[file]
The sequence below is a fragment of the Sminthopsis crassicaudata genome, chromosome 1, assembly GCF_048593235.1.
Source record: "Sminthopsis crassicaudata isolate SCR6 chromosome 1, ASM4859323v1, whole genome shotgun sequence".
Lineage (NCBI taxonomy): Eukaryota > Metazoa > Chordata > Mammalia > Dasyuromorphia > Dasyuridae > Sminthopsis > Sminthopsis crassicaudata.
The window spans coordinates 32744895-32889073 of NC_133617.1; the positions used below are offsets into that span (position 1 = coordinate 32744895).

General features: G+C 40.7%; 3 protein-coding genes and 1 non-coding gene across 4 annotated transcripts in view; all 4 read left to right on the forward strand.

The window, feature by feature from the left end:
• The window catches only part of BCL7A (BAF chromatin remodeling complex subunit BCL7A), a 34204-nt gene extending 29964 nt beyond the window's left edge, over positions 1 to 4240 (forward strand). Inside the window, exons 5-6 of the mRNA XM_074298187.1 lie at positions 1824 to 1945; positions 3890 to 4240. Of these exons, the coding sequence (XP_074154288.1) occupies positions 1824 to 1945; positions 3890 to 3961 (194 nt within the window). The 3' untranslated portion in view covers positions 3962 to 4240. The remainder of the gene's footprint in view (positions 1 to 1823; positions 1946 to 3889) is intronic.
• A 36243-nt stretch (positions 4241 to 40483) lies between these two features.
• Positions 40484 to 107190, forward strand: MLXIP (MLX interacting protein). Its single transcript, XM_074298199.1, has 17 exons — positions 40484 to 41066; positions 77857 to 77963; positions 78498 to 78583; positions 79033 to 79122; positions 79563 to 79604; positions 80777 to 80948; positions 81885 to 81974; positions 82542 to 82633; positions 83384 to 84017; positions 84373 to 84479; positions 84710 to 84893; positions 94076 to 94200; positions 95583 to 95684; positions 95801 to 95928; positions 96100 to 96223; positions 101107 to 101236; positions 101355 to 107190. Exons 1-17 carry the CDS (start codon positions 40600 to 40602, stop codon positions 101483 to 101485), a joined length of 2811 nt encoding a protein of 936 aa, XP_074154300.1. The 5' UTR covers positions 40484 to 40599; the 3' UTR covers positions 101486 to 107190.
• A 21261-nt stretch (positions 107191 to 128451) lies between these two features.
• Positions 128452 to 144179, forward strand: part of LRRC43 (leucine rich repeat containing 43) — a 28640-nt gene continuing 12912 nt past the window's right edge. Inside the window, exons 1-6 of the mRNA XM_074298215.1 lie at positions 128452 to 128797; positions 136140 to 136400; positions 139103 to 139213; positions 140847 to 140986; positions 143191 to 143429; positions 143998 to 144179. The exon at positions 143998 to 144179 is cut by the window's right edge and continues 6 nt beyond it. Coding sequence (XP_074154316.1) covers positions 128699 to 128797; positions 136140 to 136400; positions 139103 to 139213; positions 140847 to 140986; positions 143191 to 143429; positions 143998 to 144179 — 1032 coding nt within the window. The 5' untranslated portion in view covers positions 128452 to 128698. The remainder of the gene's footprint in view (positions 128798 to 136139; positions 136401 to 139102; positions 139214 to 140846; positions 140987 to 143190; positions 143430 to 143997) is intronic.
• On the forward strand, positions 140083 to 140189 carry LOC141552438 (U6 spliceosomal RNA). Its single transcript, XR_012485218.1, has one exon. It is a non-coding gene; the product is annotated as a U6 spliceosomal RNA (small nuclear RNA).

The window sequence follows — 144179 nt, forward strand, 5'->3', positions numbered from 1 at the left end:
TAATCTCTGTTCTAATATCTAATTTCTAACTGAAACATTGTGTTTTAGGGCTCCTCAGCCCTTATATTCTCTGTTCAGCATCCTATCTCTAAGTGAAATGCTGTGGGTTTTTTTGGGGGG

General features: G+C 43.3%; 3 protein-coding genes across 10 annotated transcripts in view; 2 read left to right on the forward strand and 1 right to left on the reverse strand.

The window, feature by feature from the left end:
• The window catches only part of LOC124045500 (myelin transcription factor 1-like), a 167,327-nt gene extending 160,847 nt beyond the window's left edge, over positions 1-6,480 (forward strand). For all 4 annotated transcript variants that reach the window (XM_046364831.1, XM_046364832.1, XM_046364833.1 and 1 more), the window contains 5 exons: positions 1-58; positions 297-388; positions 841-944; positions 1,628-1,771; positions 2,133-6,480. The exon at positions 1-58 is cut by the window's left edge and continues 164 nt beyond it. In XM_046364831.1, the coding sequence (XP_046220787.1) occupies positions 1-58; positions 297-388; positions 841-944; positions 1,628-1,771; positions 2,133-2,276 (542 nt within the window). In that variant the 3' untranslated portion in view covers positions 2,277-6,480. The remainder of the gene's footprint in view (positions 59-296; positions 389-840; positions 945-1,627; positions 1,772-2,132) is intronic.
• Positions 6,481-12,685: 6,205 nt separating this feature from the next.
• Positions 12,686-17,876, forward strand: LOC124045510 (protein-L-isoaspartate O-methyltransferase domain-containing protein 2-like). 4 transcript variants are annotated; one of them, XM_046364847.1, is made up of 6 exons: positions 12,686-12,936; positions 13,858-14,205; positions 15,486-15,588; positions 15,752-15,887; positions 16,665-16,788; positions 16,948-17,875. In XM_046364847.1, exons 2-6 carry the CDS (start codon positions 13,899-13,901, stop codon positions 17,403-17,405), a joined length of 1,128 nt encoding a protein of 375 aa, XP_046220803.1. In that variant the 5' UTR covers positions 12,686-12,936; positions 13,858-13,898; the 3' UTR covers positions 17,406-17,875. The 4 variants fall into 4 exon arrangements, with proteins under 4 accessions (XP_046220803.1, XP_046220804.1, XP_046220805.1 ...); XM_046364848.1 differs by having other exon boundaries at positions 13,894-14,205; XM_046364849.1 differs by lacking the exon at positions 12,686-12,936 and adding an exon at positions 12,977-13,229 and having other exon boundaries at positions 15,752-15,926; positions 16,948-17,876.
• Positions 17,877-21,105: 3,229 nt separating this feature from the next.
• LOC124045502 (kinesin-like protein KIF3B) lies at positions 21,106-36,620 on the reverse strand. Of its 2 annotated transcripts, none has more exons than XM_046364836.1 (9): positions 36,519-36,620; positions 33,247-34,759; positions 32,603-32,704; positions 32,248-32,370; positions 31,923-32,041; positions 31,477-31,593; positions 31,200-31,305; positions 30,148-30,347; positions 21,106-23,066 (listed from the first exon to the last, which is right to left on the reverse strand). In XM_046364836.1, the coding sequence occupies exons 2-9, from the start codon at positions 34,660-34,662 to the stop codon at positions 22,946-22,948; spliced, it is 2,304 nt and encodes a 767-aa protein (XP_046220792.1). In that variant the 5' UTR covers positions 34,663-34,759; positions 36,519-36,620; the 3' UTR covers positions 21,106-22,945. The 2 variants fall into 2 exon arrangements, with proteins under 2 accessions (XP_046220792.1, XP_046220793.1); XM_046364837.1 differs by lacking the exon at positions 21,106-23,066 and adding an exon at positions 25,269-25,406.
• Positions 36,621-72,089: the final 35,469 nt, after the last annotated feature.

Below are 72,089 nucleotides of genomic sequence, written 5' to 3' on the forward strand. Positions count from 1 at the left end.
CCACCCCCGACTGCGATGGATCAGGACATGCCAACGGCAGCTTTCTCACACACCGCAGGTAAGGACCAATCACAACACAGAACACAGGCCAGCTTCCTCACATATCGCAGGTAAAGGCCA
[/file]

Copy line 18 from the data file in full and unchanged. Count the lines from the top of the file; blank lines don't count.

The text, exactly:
• Positions 6,481-12,685: 6,205 nt separating this feature from the next.